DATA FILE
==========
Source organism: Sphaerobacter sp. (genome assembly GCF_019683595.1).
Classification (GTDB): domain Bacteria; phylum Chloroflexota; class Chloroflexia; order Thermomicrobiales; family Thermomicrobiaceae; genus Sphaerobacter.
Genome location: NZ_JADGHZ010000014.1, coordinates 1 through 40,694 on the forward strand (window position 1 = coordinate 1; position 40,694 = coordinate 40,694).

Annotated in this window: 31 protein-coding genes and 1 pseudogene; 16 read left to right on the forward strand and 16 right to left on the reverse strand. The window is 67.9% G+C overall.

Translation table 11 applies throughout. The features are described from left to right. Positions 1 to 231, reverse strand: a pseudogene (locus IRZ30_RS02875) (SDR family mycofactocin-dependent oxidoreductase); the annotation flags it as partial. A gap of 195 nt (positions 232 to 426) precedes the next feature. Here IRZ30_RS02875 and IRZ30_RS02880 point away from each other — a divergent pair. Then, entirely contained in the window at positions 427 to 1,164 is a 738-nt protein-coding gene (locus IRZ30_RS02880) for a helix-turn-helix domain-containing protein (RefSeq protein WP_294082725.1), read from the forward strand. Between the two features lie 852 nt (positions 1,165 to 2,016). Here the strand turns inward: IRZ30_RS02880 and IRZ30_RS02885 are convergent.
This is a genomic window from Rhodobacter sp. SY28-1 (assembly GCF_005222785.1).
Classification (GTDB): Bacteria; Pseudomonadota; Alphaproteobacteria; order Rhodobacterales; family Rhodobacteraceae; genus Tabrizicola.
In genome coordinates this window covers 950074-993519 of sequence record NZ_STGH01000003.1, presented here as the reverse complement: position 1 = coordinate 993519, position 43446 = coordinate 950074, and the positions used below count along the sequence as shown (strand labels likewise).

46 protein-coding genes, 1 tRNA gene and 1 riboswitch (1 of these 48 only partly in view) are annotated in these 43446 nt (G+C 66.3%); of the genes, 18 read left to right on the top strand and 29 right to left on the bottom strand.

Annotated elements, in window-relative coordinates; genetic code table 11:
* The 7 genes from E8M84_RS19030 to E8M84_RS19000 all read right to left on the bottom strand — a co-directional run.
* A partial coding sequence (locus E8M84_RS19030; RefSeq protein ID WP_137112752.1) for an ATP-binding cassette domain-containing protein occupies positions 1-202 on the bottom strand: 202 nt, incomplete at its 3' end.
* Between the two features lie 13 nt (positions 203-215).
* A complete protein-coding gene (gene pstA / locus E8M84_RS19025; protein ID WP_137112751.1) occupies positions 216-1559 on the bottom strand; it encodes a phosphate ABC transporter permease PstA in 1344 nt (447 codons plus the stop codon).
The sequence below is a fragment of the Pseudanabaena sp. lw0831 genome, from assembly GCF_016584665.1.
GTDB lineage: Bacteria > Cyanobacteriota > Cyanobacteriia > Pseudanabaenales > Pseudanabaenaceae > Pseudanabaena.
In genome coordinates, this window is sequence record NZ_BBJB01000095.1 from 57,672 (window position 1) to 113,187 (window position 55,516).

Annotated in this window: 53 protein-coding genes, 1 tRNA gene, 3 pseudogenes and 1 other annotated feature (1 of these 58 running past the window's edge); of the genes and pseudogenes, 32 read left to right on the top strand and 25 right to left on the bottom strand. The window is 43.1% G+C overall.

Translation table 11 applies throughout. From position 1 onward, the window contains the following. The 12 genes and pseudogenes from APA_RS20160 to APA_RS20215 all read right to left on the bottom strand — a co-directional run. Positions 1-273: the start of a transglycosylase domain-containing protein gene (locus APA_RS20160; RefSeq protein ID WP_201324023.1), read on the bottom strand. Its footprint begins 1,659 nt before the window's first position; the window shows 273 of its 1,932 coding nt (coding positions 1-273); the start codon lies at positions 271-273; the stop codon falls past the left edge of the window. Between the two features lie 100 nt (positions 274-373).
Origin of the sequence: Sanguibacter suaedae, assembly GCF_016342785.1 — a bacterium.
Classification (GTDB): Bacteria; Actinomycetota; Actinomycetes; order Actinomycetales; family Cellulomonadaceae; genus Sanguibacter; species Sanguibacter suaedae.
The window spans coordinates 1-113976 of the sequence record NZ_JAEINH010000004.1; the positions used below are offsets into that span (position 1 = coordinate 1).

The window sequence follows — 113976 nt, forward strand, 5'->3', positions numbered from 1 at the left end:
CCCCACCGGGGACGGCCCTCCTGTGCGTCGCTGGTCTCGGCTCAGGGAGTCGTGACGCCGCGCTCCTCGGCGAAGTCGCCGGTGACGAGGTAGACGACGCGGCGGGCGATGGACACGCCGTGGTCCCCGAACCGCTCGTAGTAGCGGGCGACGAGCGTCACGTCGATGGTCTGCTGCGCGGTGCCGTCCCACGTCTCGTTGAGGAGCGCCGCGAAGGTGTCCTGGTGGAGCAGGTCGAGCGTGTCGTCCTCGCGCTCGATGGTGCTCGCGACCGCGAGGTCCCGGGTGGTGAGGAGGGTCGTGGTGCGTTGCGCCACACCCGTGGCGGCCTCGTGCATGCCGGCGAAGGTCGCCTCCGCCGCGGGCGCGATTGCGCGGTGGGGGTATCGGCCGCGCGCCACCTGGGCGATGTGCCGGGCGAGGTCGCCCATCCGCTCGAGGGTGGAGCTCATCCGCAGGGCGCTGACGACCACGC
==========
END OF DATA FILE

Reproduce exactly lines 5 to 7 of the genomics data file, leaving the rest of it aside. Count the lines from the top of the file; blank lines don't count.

Translation table 11 applies throughout. The features are described from left to right. Positions 1 to 231, reverse strand: a pseudogene (locus IRZ30_RS02875) (SDR family mycofactocin-dependent oxidoreductase); the annotation flags it as partial. A gap of 195 nt (positions 232 to 426) precedes the next feature. Here IRZ30_RS02875 and IRZ30_RS02880 point away from each other — a divergent pair. Then, entirely contained in the window at positions 427 to 1,164 is a 738-nt protein-coding gene (locus IRZ30_RS02880) for a helix-turn-helix domain-containing protein (RefSeq protein WP_294082725.1), read from the forward strand. Between the two features lie 852 nt (positions 1,165 to 2,016). Here the strand turns inward: IRZ30_RS02880 and IRZ30_RS02885 are convergent.
This is a genomic window from Rhodobacter sp. SY28-1 (assembly GCF_005222785.1).
Classification (GTDB): Bacteria; Pseudomonadota; Alphaproteobacteria; order Rhodobacterales; family Rhodobacteraceae; genus Tabrizicola.